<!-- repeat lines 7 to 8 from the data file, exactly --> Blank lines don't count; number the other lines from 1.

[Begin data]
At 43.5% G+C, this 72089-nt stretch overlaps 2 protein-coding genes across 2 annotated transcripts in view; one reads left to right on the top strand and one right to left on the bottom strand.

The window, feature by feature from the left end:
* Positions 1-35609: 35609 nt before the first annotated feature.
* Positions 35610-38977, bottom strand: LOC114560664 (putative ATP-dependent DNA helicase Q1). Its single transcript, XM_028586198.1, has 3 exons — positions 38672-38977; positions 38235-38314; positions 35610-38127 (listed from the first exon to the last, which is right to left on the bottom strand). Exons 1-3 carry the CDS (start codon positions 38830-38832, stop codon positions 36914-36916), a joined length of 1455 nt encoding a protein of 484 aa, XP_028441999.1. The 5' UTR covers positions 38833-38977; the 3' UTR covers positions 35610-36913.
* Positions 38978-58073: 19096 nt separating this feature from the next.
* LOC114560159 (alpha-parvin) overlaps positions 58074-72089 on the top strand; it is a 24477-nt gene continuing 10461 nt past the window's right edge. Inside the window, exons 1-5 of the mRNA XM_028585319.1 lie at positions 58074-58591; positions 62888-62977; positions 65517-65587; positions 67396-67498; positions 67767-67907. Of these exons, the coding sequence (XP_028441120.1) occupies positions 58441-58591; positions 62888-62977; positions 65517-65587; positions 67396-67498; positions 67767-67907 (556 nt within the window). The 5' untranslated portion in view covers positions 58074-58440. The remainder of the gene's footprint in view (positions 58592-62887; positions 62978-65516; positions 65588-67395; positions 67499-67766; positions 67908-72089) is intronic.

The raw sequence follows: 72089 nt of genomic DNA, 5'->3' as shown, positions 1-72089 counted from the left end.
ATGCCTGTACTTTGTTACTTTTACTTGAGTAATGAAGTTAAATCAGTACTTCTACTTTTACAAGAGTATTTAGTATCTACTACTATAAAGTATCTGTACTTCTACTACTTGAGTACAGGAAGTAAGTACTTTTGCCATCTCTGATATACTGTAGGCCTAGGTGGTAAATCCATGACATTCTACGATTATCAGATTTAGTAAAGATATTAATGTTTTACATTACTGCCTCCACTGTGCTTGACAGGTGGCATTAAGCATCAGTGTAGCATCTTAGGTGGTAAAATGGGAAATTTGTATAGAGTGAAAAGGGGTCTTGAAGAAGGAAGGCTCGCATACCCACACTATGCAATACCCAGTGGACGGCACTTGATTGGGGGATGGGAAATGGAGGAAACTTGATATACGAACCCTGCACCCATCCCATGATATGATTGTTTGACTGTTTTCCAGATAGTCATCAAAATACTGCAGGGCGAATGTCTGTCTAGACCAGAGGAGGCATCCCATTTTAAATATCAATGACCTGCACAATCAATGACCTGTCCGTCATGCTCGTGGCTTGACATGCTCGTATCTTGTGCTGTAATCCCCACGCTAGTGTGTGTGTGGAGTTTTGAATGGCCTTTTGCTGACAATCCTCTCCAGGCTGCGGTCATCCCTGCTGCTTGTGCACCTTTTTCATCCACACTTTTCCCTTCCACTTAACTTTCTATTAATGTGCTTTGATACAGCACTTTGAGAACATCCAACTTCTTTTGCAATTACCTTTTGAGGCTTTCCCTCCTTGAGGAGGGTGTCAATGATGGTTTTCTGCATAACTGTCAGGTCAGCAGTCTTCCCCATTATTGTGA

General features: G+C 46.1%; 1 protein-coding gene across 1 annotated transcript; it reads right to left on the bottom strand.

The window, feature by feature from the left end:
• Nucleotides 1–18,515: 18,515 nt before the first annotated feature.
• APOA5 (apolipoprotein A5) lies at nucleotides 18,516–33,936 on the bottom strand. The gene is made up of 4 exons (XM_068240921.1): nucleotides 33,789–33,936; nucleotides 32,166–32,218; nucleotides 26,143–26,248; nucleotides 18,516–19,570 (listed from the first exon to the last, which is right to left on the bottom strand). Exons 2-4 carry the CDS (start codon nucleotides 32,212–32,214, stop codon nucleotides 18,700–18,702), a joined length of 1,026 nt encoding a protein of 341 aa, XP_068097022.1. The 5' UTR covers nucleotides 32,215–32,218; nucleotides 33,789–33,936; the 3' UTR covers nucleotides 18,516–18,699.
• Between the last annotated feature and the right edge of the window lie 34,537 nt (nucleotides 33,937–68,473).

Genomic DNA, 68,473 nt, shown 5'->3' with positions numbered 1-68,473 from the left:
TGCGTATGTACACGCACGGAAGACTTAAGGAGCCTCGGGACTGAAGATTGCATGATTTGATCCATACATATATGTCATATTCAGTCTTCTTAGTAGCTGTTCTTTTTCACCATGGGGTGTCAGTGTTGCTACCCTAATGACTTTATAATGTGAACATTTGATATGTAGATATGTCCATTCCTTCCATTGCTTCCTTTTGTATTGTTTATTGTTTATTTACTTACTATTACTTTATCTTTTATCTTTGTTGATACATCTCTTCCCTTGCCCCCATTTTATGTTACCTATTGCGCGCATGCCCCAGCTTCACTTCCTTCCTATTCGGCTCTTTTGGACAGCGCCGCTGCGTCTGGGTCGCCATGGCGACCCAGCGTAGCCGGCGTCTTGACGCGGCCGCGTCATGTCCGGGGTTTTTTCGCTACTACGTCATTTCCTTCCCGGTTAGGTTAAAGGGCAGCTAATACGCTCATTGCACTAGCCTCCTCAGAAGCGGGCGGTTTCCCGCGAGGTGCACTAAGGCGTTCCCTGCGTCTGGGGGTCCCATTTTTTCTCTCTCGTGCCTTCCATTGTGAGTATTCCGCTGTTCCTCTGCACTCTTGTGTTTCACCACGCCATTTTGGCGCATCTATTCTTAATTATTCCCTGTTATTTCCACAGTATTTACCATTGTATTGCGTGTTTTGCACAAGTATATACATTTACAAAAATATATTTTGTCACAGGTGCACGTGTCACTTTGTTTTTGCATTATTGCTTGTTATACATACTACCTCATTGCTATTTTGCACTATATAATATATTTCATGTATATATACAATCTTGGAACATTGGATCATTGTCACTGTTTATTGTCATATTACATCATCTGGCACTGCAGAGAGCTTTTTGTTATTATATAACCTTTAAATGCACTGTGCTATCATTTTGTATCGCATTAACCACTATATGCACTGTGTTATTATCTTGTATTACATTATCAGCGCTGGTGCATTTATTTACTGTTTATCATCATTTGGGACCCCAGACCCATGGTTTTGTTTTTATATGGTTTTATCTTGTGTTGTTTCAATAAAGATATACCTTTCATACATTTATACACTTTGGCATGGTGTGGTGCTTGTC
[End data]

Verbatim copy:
The raw sequence follows: 72089 nt of genomic DNA, 5'->3' as shown, positions 1-72089 counted from the left end.
ATGCCTGTACTTTGTTACTTTTACTTGAGTAATGAAGTTAAATCAGTACTTCTACTTTTACAAGAGTATTTAGTATCTACTACTATAAAGTATCTGTACTTCTACTACTTGAGTACAGGAAGTAAGTACTTTTGCCATCTCTGATATACTGTAGGCCTAGGTGGTAAATCCATGACATTCTACGATTATCAGATTTAGTAAAGATATTAATGTTTTACATTACTGCCTCCACTGTGCTTGACAGGTGGCATTAAGCATCAGTGTAGCATCTTAGGTGGTAAAATGGGAAATTTGTATAGAGTGAAAAGGGGTCTTGAAGAAGGAAGGCTCGCATACCCACACTATGCAATACCCAGTGGACGGCACTTGATTGGGGGATGGGAAATGGAGGAAACTTGATATACGAACCCTGCACCCATCCCATGATATGATTGTTTGACTGTTTTCCAGATAGTCATCAAAATACTGCAGGGCGAATGTCTGTCTAGACCAGAGGAGGCATCCCATTTTAAATATCAATGACCTGCACAATCAATGACCTGTCCGTCATGCTCGTGGCTTGACATGCTCGTATCTTGTGCTGTAATCCCCACGCTAGTGTGTGTGTGGAGTTTTGAATGGCCTTTTGCTGACAATCCTCTCCAGGCTGCGGTCATCCCTGCTGCTTGTGCACCTTTTTCATCCACACTTTTCCCTTCCACTTAACTTTCTATTAATGTGCTTTGATACAGCACTTTGAGAACATCCAACTTCTTTTGCAATTACCTTTTGAGGCTTTCCCTCCTTGAGGAGGGTGTCAATGATGGTTTTCTGCATAACTGTCAGGTCAGCAGTCTTCCCCATTATTGTGA